Each of these boxes is filled by the center’s staff with every standard item required for a polling station to function: a box of the paper ballots (500 ballots for each of the parties running, plus an additional 500 blank “protest vote” ballots); the new tray to hold the total 22,000 ballots; ballot envelopes; a poster with the names and symbols of all the parties in Hebrew, Arabic and Russian; a privacy partition; a ballot counting tray; an Israeli flag; and more.
In various work areas surrounding the giant store of ballot boxes, the approximately 100 workers employed for the three-month period ahead of the election carefully prepare each item needed for every bundle, from packs of paperclips for grouping voting slips to zip ties for hanging up signs.
In one room, workers pore over voter lists, checking and double-checking that every name and identification number matches, and that each voter is assigned to the correct polling station located near their home. These lists are then compiled into tailor made packs that also go into the ballot boxes, making every single one unique and specific to its location.
Because Israel’s voting system is not computerized, voters must cast their ballot at their assigned station. So, not only can you not vote if you are out of the country, but if you live in Haifa but find yourself on vacation in Eilat on election day, you’ll have to cut your trip short and hurry back home in order to cast a ballot.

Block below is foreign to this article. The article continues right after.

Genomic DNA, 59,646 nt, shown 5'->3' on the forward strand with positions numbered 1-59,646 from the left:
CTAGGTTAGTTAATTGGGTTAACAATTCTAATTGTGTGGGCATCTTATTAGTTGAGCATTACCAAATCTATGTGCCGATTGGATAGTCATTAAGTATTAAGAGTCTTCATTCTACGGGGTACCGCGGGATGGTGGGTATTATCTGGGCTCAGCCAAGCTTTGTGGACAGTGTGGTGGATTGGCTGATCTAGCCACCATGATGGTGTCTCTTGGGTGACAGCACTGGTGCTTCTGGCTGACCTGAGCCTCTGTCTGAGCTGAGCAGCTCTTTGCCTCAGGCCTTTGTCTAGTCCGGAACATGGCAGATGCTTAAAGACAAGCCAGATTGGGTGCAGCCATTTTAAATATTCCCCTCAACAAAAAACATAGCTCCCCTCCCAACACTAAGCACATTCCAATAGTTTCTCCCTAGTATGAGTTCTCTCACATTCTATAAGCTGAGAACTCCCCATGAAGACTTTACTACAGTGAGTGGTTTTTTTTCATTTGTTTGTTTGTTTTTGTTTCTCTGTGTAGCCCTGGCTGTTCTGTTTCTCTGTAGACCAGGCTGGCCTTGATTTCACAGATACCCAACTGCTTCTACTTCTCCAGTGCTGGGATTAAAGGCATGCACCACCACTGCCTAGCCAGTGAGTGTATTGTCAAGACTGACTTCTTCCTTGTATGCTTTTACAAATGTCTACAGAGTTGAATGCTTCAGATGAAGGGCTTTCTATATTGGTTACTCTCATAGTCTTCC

The Central Elections Committee, however, is also responsible for the some 400,000 Israeli citizens who are permitted to vote at a polling station that is not their assigned one. These include Israel Defense Forces soldiers, medical staff and patients in hospitals, prisoners and people with disabilities (who can vote in any of the 3,949 polling stations with full disability accessibility, a 50% increase from the last election).
Each of these groups present their own challenges. In the case of the military, for example, polling stations go to the soldiers instead of vice versa; some stations are set up on military bases, while others are brought out to the soldiers in the field.
Another exception is Israeli diplomats on assignment at embassies and consulates around the world. They will vote on March 27, with their ballots counted together with all the others on the night of April 9 immediately after polling stations close.
Election day itself, while representing the pinnacle of the logistic team’s work, is also the day that the Shoham warehouse is transformed from a logistic center into a makeshift recycling plant for the estimated 250 tons of waste material left over after the vote.
While valid ballot slips are trucked to the Knesset, where they remain for two weeks in case any appeals are lodged and a recount required, reams of unused slips and envelopes, voter lists, polling station posters, cardboard partitions and any other recyclable materials are transported back to the logistics center where recycle trucks wait in the space once occupied by the piles of ballot boxes. From here the trucks take the waste to a number of recycling plants around the country.
And then, Toran says, after a few days’ rest “we start preparing for the next election, whenever they may be.”
Renee Ghert-Zand contributed to this report.